With the recent debate about breastfeeding vs infant formula (link to NYT article), I want to add some of my own thoughts on the topic. I earlier wrote blogs about the uniqueness of breast milk (link) as well as how infant formula is made from bovine milk (link).
Breast milk is off course the inspiration for the design of infant formula. The more we have learned in the past century about breast milk, the more finetuned infant formula has become. Increasing lactose and reducing protein content have been initial steps, followed by changes in fatty acid and protein composition and mineral composition. In this way, the major nutrients in breast milk are very well mimicked in infant formula.
But breast milk is much more intricate than only these basic nutrients. It for example contains a wide range (100+) of oligosaccharides, all with their own unique properties. Although infant formula also contains oligosaccharides, these are not identical and can only mimic some of the properties of the ones from breast milk. Then we have 100’s of immune-active protein and hormones that are very different between human and bovine milk, and are even more difficult to mimic in infant formula. And finally it becomes even more complicated if we look at the cellular components in breast milk. Breast milk contains, amongst others, live bacteria, white blood cells, and transport vesicles called exosomes. We currently have no way of making or adding such components to infant formula, even though we learn more-and-more each day on their function in the healthy development of infants.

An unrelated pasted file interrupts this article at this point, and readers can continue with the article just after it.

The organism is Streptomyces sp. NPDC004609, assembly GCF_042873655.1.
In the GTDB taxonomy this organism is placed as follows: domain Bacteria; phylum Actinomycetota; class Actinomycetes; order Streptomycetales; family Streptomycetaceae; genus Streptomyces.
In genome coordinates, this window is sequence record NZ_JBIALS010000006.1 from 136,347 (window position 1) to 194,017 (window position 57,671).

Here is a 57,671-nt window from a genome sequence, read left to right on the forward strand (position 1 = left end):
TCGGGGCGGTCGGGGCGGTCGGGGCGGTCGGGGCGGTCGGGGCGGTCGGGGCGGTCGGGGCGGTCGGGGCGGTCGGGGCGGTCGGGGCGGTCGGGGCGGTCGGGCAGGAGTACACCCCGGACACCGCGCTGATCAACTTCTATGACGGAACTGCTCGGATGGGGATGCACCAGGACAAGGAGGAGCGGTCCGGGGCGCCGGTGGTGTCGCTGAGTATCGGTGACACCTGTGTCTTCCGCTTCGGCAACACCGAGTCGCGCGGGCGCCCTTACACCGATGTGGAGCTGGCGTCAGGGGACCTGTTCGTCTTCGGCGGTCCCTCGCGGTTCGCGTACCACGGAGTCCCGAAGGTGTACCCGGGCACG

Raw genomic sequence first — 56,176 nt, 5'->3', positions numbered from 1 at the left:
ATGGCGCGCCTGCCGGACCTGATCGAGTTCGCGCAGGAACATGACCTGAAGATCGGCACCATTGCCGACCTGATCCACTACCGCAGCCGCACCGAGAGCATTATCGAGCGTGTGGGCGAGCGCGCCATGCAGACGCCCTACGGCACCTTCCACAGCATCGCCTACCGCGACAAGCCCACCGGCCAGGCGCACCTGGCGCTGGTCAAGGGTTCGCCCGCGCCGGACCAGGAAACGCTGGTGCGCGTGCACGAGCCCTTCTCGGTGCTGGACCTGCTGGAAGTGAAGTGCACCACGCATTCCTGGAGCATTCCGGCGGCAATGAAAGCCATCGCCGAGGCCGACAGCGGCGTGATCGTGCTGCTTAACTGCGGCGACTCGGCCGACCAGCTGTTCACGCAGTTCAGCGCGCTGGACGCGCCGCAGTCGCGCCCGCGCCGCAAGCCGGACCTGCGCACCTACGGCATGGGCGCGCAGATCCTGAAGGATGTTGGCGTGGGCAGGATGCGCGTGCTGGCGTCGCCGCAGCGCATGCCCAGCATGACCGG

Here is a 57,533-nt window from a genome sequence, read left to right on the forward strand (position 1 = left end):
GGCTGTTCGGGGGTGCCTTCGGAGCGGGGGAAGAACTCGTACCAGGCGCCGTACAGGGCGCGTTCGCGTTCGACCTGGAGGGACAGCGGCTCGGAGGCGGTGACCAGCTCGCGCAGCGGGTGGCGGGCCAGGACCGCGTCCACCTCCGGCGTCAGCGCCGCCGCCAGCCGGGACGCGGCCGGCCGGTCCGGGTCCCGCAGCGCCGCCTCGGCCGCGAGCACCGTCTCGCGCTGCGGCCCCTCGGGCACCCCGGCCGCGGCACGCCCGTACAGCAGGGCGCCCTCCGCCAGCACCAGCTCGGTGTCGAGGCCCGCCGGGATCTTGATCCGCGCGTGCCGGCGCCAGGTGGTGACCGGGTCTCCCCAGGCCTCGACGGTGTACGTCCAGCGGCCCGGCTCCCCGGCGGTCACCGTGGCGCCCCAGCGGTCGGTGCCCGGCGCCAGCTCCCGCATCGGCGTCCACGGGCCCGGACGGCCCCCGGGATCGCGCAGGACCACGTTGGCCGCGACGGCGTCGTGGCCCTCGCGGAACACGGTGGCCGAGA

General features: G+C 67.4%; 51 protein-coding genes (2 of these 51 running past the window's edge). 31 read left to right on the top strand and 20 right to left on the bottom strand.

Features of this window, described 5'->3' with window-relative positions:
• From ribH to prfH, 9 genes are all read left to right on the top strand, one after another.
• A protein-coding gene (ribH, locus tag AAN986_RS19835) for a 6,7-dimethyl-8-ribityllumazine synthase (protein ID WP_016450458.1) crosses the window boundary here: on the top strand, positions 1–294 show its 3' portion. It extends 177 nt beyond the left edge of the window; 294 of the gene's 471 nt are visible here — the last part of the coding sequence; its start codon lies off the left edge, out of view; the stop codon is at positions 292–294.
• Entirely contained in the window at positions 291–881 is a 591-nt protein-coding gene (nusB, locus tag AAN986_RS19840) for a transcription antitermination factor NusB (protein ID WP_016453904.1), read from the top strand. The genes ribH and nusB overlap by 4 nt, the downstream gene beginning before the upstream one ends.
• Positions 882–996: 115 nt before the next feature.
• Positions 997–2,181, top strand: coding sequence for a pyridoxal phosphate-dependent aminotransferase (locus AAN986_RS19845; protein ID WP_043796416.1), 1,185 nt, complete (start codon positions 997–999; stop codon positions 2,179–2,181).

So in the end, I do not believe infant formula will ever match the functionality of breast milk. That’s why I believe we should have very strict rules for infant formula marketing, making clear to parents around the world that breastfeeding has benefits that infant formula cannot match. But that doesn’t mean that we should not try to make the best infant formula possible. My research group focuses on both sides: better understanding the health benefits of breast milk, but also understanding bovine milk to allow designing better infant formula. Because infants that are not breastfed should have the best possible alternative available to them.
Kasper Hettinga, July 2018